Croat Premier Sees Draft Budget Passing After `Lively' DebateJames M. Gomez and Jasmina Kuzmanovic
Central bank policy must be independent, Oreskovic says
Coalition partners `aligned' in supporting reform program
Croatian Prime Minister Tihomir Oreskovic is preparing for a week of parliamentary debate to defend his 2016 draft budget, culminating Friday with a vote that will signal whether he has the backing to push through reforms.
“I’m absolutely confident the budget plan will pass, after a lively debate,” Oreskovic said. “My coalition partners are aligned on many of the reforms’ objectives. They “have a strong commitment to drive change, they are very supportive, and I’m sure this government has the support and will drive those changes that are required.”
Oreskovic wants to strengthen a nascent economic recovery by stabilizing the Balkan nation’s debt, and is seeking to attract investors after a six-year-long recession wiped out 12 percent of gross domestic product. Should he secure approval for his budget, the premier plans a summer roadshow for the sale of 1.5 billion euros ($1.7 billion) in international bonds to refinance old debt.
Oreskovic, a former pharmaceutical executive who took office in January, is the first prime minister who doesn’t hail from the two parties that have dominated Croatia since it broke away from Yugoslavia in 1991. He grew up along Lake Ontario, just south Toronto, living outside Croatia for most of his life. He was tapped to lead the coalition of the Croatian Democratic Union and the newly formed Bridge party after the Social Democrats lost elections in November.
The 50-year-old premier wants to lock in reforms and attract investors to overhaul public companies and establish new factories in the Balkan country. Among the planned moves are consolidating hospitals, lowering procurement costs, reducing the number of state agencies and cutting redundant programs.
Oreskovic said he aims to stabilize the debt level, which the central bank calculates at about 85 percent of GDP, before reducing it in the coming years. He wouldn’t give specific targets. Oreskovic also brushed off efforts by members of his cabinet’s junior coalition partner, Bridge, to amend laws that would strip the central bank of some of its powers and change monetary policy.
“My position is clear: monetary policy has to be independent, which is the case in all European countries,” Oreskovic said. “In the last few years, when Croatia has gone through a crisis, the stability that the central bank has provided has been critical. We have a very strong euro-denominated society, so we should focus on productivity and adding value,” not on depreciating the kuna.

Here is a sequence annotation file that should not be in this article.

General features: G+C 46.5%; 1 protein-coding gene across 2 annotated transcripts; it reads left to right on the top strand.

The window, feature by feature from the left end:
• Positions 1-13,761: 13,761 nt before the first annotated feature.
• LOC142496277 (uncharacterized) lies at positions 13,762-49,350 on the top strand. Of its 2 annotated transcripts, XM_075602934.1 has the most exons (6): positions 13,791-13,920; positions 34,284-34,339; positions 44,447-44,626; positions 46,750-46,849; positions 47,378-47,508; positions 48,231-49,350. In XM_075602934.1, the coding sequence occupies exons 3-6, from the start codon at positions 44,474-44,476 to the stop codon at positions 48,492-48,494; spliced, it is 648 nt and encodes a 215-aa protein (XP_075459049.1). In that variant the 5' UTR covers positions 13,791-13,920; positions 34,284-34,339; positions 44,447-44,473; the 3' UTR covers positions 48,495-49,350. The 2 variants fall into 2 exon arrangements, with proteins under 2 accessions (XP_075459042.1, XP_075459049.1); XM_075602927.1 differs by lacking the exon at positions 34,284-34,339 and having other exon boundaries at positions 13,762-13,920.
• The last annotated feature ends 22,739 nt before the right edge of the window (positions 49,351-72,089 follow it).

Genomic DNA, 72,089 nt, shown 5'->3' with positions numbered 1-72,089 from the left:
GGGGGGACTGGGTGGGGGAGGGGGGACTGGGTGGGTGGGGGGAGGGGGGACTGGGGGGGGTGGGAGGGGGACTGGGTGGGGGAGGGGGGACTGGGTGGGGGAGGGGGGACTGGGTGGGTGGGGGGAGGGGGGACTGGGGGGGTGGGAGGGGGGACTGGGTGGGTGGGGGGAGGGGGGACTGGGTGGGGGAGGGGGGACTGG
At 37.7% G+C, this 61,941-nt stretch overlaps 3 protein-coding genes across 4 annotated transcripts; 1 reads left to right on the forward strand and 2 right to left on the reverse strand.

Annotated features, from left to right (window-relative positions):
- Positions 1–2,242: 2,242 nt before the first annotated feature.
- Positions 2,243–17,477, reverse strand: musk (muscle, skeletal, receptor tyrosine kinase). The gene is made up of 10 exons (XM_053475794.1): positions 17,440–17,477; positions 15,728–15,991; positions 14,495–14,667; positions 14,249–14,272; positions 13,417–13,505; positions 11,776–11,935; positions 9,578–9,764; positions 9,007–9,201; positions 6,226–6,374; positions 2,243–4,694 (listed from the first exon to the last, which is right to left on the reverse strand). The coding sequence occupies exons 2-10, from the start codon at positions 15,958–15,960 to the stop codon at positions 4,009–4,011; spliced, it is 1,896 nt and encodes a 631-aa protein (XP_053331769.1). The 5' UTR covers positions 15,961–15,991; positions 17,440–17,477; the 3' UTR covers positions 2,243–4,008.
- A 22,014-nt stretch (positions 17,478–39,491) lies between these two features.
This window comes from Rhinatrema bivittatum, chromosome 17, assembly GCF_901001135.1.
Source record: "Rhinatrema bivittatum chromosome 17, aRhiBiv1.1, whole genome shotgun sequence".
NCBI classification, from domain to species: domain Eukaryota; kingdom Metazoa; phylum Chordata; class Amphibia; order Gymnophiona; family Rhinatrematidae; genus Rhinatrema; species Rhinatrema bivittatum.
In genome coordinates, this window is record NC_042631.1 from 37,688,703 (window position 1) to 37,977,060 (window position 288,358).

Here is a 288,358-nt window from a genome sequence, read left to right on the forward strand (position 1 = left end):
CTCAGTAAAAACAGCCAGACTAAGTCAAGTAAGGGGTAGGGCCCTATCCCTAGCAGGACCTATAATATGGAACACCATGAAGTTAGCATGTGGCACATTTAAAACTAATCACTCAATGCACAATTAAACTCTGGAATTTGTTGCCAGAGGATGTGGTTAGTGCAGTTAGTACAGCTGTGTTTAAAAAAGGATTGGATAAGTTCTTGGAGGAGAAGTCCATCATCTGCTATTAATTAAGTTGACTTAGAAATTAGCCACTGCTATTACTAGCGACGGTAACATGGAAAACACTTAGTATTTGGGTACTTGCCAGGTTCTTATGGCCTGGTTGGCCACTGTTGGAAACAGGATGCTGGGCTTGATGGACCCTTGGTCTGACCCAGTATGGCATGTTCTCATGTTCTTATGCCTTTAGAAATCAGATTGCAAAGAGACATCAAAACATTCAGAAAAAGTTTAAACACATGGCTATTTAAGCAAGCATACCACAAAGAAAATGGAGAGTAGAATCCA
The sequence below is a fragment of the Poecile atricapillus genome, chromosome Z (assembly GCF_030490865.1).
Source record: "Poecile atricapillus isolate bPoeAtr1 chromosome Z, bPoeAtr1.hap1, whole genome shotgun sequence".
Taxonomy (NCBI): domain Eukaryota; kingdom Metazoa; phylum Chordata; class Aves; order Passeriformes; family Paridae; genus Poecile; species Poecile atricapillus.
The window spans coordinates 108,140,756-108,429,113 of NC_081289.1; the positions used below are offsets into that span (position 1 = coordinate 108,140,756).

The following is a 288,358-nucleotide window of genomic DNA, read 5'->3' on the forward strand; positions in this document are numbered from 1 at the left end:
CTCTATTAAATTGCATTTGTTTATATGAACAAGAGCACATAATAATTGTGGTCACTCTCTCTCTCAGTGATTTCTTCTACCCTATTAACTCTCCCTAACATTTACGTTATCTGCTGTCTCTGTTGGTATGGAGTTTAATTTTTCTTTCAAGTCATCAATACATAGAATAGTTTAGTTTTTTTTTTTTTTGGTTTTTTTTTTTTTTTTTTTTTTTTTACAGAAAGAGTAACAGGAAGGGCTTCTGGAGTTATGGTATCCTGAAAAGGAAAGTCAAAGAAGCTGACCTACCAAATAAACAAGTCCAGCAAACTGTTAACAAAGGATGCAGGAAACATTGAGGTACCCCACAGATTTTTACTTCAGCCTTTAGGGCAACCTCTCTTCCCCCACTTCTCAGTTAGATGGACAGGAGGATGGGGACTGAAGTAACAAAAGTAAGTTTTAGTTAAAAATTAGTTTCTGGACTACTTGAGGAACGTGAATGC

Differing views on monetary policy “will not break up the coalition,” he said. “This is about one individual having a very strong view, and everyone recognizes the importance of having an independent central bank.”
The fragility of the government coalition and its slim majority in parliament were cited by Moody’s Investors Service as factors behind last week’s decision to downgrade Croatia’s debt rating. The company cut the country’s sovereign grade one level to Ba2, in line with assessments by Fitch Ratings and Standard & Poor’s, keeping the outlook negative.
The yield on government bonds due 2025 closed unchanged Monday in Zagreb at 3.785 percent. That compares with 3.802 percent for similar-dated Hungarian debt, data compiled by Bloomberg showed.
In the interview, Oreskovic touched on a range of issues including the U.K.’s June referendum on leaving the EU, Balkan coordination of the migrant crisis and the country’s effort to join the passport-free Schengen area. Oreskovic said he’s firmly committed to EU problem-solving, which sets him apart from politicians in the post-communist east including Hungarian Prime Minister Viktor Orban, who’s criticized the bloc and urged a claw-back of sovereignty.
“Perhaps a Brexit situation is a good test,” said Oreskovic, referring to the popular term for a possible British departure from the European Union. “We have our challenges and differences, but at the end of the day it is about compromising. That’s an example that Europe, when faced with challenges, comes up with concrete solutions.”